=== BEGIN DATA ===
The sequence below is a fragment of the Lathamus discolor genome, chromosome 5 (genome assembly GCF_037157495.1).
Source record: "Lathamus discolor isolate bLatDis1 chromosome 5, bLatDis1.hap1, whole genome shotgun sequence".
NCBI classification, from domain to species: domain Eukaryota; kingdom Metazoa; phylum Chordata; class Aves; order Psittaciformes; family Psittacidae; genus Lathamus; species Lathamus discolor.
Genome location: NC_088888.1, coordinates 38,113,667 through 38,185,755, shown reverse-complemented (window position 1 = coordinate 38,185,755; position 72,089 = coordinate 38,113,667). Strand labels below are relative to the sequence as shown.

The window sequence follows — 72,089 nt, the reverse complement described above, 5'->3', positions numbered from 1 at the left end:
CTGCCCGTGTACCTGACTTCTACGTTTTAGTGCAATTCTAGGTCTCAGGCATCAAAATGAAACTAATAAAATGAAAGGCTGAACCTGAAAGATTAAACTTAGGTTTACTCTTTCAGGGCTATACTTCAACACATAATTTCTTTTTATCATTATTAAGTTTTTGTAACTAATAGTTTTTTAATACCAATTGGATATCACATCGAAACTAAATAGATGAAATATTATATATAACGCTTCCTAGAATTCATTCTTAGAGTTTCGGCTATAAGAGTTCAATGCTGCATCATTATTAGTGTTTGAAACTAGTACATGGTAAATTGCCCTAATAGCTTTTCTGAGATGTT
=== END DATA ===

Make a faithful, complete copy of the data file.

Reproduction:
The sequence below is a fragment of the Lathamus discolor genome, chromosome 5 (genome assembly GCF_037157495.1).
Source record: "Lathamus discolor isolate bLatDis1 chromosome 5, bLatDis1.hap1, whole genome shotgun sequence".
NCBI classification, from domain to species: domain Eukaryota; kingdom Metazoa; phylum Chordata; class Aves; order Psittaciformes; family Psittacidae; genus Lathamus; species Lathamus discolor.
Genome location: NC_088888.1, coordinates 38,113,667 through 38,185,755, shown reverse-complemented (window position 1 = coordinate 38,185,755; position 72,089 = coordinate 38,113,667). Strand labels below are relative to the sequence as shown.

The window sequence follows — 72,089 nt, the reverse complement described above, 5'->3', positions numbered from 1 at the left end:
CTGCCCGTGTACCTGACTTCTACGTTTTAGTGCAATTCTAGGTCTCAGGCATCAAAATGAAACTAATAAAATGAAAGGCTGAACCTGAAAGATTAAACTTAGGTTTACTCTTTCAGGGCTATACTTCAACACATAATTTCTTTTTATCATTATTAAGTTTTTGTAACTAATAGTTTTTTAATACCAATTGGATATCACATCGAAACTAAATAGATGAAATATTATATATAACGCTTCCTAGAATTCATTCTTAGAGTTTCGGCTATAAGAGTTCAATGCTGCATCATTATTAGTGTTTGAAACTAGTACATGGTAAATTGCCCTAATAGCTTTTCTGAGATGTT